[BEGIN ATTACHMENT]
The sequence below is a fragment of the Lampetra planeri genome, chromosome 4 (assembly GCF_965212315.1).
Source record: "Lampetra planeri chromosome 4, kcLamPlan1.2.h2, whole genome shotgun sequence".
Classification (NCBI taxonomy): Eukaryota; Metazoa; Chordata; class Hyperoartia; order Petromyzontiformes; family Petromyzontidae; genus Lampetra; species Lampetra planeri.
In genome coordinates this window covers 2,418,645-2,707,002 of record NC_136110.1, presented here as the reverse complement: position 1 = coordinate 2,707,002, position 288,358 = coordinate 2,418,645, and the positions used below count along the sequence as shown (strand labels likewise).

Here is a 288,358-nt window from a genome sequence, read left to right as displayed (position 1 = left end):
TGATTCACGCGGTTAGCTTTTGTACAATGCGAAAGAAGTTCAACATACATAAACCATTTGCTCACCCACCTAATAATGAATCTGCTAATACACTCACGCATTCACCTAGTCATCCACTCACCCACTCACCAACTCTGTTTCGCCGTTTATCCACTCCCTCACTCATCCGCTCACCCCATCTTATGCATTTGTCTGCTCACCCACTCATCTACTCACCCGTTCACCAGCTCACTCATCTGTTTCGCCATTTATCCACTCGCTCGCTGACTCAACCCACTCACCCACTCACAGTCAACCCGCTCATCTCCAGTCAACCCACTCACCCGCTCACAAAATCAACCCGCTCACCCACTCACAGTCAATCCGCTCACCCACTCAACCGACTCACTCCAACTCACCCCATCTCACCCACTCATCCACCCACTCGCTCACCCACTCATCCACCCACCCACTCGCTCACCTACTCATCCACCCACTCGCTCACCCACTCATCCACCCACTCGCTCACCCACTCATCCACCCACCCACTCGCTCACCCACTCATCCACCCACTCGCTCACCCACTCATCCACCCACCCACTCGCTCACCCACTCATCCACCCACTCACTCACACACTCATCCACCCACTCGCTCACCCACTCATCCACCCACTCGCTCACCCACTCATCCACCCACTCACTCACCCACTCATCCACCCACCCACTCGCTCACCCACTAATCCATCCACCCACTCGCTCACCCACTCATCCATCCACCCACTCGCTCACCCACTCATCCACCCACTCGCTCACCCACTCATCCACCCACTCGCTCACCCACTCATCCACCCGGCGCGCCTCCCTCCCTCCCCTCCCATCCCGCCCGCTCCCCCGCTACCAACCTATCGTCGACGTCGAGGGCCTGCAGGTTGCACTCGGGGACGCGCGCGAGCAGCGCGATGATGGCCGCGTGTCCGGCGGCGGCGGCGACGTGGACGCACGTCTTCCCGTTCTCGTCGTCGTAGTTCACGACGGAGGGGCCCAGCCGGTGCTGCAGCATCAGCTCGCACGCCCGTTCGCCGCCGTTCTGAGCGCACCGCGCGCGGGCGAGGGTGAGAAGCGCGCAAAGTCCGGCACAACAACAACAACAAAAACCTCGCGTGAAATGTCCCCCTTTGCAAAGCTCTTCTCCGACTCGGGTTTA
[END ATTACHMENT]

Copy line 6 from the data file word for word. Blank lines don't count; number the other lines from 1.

TGATTCACGCGGTTAGCTTTTGTACAATGCGAAAGAAGTTCAACATACATAAACCATTTGCTCACCCACCTAATAATGAATCTGCTAATACACTCACGCATTCACCTAGTCATCCACTCACCCACTCACCAACTCTGTTTCGCCGTTTATCCACTCCCTCACTCATCCGCTCACCCCATCTTATGCATTTGTCTGCTCACCCACTCATCTACTCACCCGTTCACCAGCTCACTCATCTGTTTCGCCATTTATCCACTCGCTCGCTGACTCAACCCACTCACCCACTCACAGTCAACCCGCTCATCTCCAGTCAACCCACTCACCCGCTCACAAAATCAACCCGCTCACCCACTCACAGTCAATCCGCTCACCCACTCAACCGACTCACTCCAACTCACCCCATCTCACCCACTCATCCACCCACTCGCTCACCCACTCATCCACCCACCCACTCGCTCACCTACTCATCCACCCACTCGCTCACCCACTCATCCACCCACTCGCTCACCCACTCATCCACCCACCCACTCGCTCACCCACTCATCCACCCACTCGCTCACCCACTCATCCACCCACCCACTCGCTCACCCACTCATCCACCCACTCACTCACACACTCATCCACCCACTCGCTCACCCACTCATCCACCCACTCGCTCACCCACTCATCCACCCACTCACTCACCCACTCATCCACCCACCCACTCGCTCACCCACTAATCCATCCACCCACTCGCTCACCCACTCATCCATCCACCCACTCGCTCACCCACTCATCCACCCACTCGCTCACCCACTCATCCACCCACTCGCTCACCCACTCATCCACCCGGCGCGCCTCCCTCCCTCCCCTCCCATCCCGCCCGCTCCCCCGCTACCAACCTATCGTCGACGTCGAGGGCCTGCAGGTTGCACTCGGGGACGCGCGCGAGCAGCGCGATGATGGCCGCGTGTCCGGCGGCGGCGGCGACGTGGACGCACGTCTTCCCGTTCTCGTCGTCGTAGTTCACGACGGAGGGGCCCAGCCGGTGCTGCAGCATCAGCTCGCACGCCCGTTCGCCGCCGTTCTGAGCGCACCGCGCGCGGGCGAGGGTGAGAAGCGCGCAAAGTCCGGCACAACAACAACAACAAAAACCTCGCGTGAAATGTCCCCCTTTGCAAAGCTCTTCTCCGACTCGGGTTTA